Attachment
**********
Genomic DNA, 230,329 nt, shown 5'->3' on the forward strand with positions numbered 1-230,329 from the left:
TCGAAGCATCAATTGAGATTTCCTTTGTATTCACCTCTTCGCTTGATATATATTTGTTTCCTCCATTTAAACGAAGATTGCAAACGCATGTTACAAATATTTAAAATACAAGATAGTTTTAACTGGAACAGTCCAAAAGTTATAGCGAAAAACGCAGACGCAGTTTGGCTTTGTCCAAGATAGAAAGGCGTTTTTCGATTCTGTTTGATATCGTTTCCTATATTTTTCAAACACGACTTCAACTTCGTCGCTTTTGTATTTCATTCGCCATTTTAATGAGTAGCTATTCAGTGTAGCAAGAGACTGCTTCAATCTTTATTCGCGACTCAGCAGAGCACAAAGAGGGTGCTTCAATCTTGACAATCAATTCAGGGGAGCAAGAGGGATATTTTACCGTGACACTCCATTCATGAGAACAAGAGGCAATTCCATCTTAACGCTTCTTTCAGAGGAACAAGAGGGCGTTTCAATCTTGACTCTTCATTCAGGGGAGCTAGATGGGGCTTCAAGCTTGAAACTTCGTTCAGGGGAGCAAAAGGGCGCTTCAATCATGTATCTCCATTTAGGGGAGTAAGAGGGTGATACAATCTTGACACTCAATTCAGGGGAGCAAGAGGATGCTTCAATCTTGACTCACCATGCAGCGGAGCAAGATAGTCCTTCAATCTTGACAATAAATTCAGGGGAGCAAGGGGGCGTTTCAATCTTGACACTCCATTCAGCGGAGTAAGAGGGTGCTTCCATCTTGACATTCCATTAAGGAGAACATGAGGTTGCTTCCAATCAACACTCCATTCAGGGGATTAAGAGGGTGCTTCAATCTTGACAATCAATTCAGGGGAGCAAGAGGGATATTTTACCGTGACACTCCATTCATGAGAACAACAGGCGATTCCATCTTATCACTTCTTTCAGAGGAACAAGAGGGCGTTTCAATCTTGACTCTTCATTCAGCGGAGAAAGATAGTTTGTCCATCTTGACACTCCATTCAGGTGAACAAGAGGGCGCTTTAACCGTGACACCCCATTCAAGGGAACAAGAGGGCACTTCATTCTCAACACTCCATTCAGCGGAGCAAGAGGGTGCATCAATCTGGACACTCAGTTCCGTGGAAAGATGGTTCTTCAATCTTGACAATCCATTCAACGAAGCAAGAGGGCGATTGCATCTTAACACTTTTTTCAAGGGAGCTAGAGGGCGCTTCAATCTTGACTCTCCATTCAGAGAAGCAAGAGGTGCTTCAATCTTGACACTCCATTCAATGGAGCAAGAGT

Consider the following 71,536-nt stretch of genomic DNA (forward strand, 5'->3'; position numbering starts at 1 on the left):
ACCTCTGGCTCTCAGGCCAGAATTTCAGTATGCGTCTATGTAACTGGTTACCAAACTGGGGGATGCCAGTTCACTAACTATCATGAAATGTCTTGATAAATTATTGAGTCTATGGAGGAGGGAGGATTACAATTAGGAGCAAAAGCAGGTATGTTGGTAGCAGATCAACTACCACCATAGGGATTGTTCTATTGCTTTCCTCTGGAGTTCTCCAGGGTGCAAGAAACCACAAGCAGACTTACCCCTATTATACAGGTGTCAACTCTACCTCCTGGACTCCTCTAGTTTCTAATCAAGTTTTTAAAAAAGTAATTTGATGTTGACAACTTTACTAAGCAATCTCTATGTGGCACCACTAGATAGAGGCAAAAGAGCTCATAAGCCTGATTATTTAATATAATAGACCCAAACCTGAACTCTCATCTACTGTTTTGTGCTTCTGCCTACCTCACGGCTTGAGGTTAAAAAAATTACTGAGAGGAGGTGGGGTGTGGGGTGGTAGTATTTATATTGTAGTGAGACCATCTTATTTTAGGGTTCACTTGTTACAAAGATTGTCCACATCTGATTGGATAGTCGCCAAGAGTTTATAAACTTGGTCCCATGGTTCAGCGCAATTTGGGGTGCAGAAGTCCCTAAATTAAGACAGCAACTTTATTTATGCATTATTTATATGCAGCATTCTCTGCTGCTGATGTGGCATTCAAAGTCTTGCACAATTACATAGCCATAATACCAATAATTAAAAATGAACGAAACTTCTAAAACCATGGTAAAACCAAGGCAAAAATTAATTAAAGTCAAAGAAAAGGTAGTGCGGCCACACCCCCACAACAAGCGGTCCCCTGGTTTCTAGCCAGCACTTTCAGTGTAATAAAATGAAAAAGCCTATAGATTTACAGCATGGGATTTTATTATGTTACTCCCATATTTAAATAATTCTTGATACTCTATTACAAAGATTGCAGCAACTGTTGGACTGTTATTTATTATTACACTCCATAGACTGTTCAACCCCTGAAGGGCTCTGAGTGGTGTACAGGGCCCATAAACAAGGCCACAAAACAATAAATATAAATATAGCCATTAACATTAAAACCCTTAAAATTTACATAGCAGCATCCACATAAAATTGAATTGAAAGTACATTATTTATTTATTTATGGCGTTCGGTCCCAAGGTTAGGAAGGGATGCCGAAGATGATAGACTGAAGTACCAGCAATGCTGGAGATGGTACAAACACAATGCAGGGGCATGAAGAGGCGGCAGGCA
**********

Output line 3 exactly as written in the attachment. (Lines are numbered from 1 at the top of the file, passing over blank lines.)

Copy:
Consider the following 71,536-nt stretch of genomic DNA (forward strand, 5'->3'; position numbering starts at 1 on the left):